“Virtual Reality can open up a new world of retail theatre”Virtual Reality, smart voice assistants, machine learning and progressive web apps are all gaining recognition but it’s important to filter out the gimmicks and figure out what might actually deliver a better customer experience. The Google I/O developer conference in May gave good pointers.
Virtual Reality and its near-sibling Augmented Reality are taking off. PwC forecasts there will be 16 million mobile VR devices in Britain by 2021 and 12 million will be lightweight and mobile-based.
VR can open up a new world of retail theatre. Imagine shoppers meeting their favourite TV chef and cooking with them in a virtual kitchen, or being transported to a coffee plantation to see how crops are grown.
AR allows mobile users to see digital imagery superimposed on the ‘real world’ to access extra information. It could help supermarkets pressed for shelf space - anyone looking at a full shelf via an app could see a wider range of stock displayed and request it from the storeroom. Or if the aim is to reduce packaging, an AR overlay can provide details on provenance or cooking advice.
AR-based tech can also help with in-store navigation. Stepping into a superstore can be bewildering at first. With Visual Positioning Service, a customer’s phone could direct them to the item they’re looking for. It’s already used by Lowe’s department stores in the US.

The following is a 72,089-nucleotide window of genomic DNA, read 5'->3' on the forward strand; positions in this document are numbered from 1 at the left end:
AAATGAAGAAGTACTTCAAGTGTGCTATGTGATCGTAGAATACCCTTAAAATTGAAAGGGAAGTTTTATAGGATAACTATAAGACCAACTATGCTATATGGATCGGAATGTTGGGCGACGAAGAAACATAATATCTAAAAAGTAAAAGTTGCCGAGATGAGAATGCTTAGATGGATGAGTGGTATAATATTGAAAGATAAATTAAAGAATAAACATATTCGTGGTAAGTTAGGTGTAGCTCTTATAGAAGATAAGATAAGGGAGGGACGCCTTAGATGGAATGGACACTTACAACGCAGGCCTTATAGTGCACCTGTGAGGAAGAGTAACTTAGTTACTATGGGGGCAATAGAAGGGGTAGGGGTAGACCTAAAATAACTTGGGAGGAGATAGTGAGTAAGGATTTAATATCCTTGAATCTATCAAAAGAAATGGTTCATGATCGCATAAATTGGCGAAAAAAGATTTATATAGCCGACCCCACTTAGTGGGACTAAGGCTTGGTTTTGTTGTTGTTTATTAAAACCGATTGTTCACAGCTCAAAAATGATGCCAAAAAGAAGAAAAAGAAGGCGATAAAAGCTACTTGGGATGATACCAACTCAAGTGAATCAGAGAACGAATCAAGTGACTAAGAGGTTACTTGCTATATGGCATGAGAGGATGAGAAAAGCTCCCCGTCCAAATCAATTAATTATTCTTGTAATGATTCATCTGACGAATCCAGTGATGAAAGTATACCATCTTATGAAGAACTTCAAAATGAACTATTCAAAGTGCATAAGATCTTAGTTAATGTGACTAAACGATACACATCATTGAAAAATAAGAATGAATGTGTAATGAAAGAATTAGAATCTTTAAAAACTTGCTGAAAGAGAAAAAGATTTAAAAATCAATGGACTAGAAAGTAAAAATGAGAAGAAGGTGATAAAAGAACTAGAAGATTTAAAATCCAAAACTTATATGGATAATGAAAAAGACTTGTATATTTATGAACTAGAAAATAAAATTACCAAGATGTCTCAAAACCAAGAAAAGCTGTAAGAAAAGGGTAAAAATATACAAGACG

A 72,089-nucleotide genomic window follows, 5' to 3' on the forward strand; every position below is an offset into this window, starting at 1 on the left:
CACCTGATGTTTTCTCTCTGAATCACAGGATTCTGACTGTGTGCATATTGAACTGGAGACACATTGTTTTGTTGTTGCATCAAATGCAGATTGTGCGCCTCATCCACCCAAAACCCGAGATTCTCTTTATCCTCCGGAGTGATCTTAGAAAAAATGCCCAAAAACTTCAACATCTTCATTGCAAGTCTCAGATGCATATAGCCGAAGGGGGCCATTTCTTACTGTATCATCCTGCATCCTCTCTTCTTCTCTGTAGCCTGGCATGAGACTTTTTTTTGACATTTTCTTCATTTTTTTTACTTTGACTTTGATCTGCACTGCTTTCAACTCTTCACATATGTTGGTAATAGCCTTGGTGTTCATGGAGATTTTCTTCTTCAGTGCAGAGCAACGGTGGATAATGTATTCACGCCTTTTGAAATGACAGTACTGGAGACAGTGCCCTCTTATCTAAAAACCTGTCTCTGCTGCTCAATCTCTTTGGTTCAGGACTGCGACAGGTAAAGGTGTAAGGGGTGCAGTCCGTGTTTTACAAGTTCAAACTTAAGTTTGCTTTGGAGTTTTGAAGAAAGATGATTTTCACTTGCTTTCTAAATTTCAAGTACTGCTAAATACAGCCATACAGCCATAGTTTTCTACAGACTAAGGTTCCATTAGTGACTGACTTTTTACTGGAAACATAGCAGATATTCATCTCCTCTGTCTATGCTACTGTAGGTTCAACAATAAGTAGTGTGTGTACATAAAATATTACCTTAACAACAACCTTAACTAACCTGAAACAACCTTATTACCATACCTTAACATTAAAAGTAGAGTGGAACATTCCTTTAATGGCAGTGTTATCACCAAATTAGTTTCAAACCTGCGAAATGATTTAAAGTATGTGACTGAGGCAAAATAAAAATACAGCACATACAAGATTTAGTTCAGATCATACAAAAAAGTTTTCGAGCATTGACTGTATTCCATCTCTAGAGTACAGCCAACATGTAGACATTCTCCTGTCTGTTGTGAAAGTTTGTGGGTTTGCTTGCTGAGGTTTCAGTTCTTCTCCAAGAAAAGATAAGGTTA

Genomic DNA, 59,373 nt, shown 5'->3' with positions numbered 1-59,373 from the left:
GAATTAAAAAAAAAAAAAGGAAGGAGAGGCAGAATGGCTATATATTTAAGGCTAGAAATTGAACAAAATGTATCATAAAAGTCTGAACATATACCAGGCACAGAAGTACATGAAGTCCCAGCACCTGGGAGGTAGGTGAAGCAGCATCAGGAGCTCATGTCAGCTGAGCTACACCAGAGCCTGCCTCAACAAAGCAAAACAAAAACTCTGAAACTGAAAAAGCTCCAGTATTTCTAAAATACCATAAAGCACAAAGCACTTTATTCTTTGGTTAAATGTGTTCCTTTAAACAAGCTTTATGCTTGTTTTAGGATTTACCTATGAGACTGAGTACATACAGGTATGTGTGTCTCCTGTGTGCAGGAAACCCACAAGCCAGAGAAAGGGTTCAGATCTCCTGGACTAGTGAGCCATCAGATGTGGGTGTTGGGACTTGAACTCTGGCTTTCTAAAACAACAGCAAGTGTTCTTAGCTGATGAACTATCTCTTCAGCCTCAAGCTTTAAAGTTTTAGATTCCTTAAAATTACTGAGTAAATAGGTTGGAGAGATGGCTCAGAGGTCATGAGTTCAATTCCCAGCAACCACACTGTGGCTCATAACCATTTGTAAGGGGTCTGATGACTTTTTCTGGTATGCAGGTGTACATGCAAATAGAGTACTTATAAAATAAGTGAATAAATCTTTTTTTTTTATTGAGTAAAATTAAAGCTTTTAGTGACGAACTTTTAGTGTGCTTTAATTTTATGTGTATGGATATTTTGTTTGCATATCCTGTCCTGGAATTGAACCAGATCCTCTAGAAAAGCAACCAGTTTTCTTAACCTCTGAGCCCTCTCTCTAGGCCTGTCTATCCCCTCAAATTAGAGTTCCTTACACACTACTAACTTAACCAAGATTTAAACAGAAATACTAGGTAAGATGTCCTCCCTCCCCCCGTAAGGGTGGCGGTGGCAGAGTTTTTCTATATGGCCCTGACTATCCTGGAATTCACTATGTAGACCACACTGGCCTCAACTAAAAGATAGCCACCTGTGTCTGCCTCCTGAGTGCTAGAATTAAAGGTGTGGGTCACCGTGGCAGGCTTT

AI and machine learning are beginning to become familiar via smart speaker devices like Amazon Echo and Google Home. The principles are at work in visual recognition tech, and a smart camera app is on the way that can read and actually understand the information in your images. A diner in a restaurant could point their phone at their meal and the voice assistant reel off the ingredients and where they might be stocked locally.
For an insight into how machine learning works, head over to quickdraw.withgoogle.com for a fun exercise - though I warn it can be addictive!
Finally, with speed a defining factor in the battle for customer attention, progressive web apps (PWAs) will take centre stage. Research shows 53% of users will abandon a site if it takes longer than three seconds to load. But PWAs offer the instant loading of an app combined with the reach of the web, so they can be used to develop better ordering and transactional capabilities.
British consumers are the biggest online shoppers of groceries in the world [Kantar Worldpanel] with spend per online supermarket trip £64.90 last year. However, less than a third of UK households shop for grocery online so there is a fantastic opportunity to grow this revenue stream with the right digital tools.
Martijn Bertisen is UK sales director at Google